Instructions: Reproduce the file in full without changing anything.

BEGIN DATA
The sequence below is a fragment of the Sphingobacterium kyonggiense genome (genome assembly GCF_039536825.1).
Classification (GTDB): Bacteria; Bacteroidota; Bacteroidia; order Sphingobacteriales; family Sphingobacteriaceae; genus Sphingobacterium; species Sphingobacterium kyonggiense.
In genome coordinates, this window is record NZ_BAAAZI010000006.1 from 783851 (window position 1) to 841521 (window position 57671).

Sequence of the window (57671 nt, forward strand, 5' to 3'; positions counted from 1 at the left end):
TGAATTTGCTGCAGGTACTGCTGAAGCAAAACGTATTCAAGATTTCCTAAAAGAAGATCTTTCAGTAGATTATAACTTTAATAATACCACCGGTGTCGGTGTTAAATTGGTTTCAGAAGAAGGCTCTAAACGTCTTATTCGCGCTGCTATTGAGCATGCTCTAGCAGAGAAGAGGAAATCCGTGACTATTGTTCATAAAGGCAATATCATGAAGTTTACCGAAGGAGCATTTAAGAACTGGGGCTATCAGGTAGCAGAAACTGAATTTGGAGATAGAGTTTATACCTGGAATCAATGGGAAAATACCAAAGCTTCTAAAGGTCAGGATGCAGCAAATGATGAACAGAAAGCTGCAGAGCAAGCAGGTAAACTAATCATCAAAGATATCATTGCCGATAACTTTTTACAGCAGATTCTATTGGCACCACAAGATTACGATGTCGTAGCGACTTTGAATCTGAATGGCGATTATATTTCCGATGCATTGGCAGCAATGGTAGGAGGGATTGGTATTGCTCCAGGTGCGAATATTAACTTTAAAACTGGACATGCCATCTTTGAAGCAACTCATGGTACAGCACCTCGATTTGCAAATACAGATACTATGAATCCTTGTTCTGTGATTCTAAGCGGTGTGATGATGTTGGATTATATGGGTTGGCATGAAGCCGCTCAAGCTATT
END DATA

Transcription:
The sequence below is a fragment of the Sphingobacterium kyonggiense genome (genome assembly GCF_039536825.1).
Classification (GTDB): Bacteria; Bacteroidota; Bacteroidia; order Sphingobacteriales; family Sphingobacteriaceae; genus Sphingobacterium; species Sphingobacterium kyonggiense.
In genome coordinates, this window is record NZ_BAAAZI010000006.1 from 783851 (window position 1) to 841521 (window position 57671).

Sequence of the window (57671 nt, forward strand, 5' to 3'; positions counted from 1 at the left end):
TGAATTTGCTGCAGGTACTGCTGAAGCAAAACGTATTCAAGATTTCCTAAAAGAAGATCTTTCAGTAGATTATAACTTTAATAATACCACCGGTGTCGGTGTTAAATTGGTTTCAGAAGAAGGCTCTAAACGTCTTATTCGCGCTGCTATTGAGCATGCTCTAGCAGAGAAGAGGAAATCCGTGACTATTGTTCATAAAGGCAATATCATGAAGTTTACCGAAGGAGCATTTAAGAACTGGGGCTATCAGGTAGCAGAAACTGAATTTGGAGATAGAGTTTATACCTGGAATCAATGGGAAAATACCAAAGCTTCTAAAGGTCAGGATGCAGCAAATGATGAACAGAAAGCTGCAGAGCAAGCAGGTAAACTAATCATCAAAGATATCATTGCCGATAACTTTTTACAGCAGATTCTATTGGCACCACAAGATTACGATGTCGTAGCGACTTTGAATCTGAATGGCGATTATATTTCCGATGCATTGGCAGCAATGGTAGGAGGGATTGGTATTGCTCCAGGTGCGAATATTAACTTTAAAACTGGACATGCCATCTTTGAAGCAACTCATGGTACAGCACCTCGATTTGCAAATACAGATACTATGAATCCTTGTTCTGTGATTCTAAGCGGTGTGATGATGTTGGATTATATGGGTTGGCATGAAGCCGCTCAAGCTATT